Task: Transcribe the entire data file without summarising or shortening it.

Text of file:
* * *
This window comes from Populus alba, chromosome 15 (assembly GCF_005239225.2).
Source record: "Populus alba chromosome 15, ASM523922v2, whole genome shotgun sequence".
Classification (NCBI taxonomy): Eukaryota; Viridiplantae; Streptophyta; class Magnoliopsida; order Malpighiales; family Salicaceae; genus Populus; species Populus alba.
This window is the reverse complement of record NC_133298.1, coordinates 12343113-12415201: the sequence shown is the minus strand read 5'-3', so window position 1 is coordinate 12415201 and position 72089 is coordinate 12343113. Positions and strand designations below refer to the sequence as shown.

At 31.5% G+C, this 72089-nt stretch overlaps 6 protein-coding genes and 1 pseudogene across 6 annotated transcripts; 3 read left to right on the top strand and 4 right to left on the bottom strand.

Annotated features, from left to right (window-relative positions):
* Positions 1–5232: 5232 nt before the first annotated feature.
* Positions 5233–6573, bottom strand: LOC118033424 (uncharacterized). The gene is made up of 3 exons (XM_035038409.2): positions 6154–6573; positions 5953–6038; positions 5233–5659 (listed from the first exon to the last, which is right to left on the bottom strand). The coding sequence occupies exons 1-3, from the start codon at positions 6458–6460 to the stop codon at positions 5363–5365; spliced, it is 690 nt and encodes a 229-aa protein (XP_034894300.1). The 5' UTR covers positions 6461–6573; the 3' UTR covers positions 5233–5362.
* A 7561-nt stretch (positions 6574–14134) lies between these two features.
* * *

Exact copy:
This window comes from Populus alba, chromosome 15 (assembly GCF_005239225.2).
Source record: "Populus alba chromosome 15, ASM523922v2, whole genome shotgun sequence".
Classification (NCBI taxonomy): Eukaryota; Viridiplantae; Streptophyta; class Magnoliopsida; order Malpighiales; family Salicaceae; genus Populus; species Populus alba.
This window is the reverse complement of record NC_133298.1, coordinates 12343113-12415201: the sequence shown is the minus strand read 5'-3', so window position 1 is coordinate 12415201 and position 72089 is coordinate 12343113. Positions and strand designations below refer to the sequence as shown.

At 31.5% G+C, this 72089-nt stretch overlaps 6 protein-coding genes and 1 pseudogene across 6 annotated transcripts; 3 read left to right on the top strand and 4 right to left on the bottom strand.

Annotated features, from left to right (window-relative positions):
* Positions 1–5232: 5232 nt before the first annotated feature.
* Positions 5233–6573, bottom strand: LOC118033424 (uncharacterized). The gene is made up of 3 exons (XM_035038409.2): positions 6154–6573; positions 5953–6038; positions 5233–5659 (listed from the first exon to the last, which is right to left on the bottom strand). The coding sequence occupies exons 1-3, from the start codon at positions 6458–6460 to the stop codon at positions 5363–5365; spliced, it is 690 nt and encodes a 229-aa protein (XP_034894300.1). The 5' UTR covers positions 6461–6573; the 3' UTR covers positions 5233–5362.
* A 7561-nt stretch (positions 6574–14134) lies between these two features.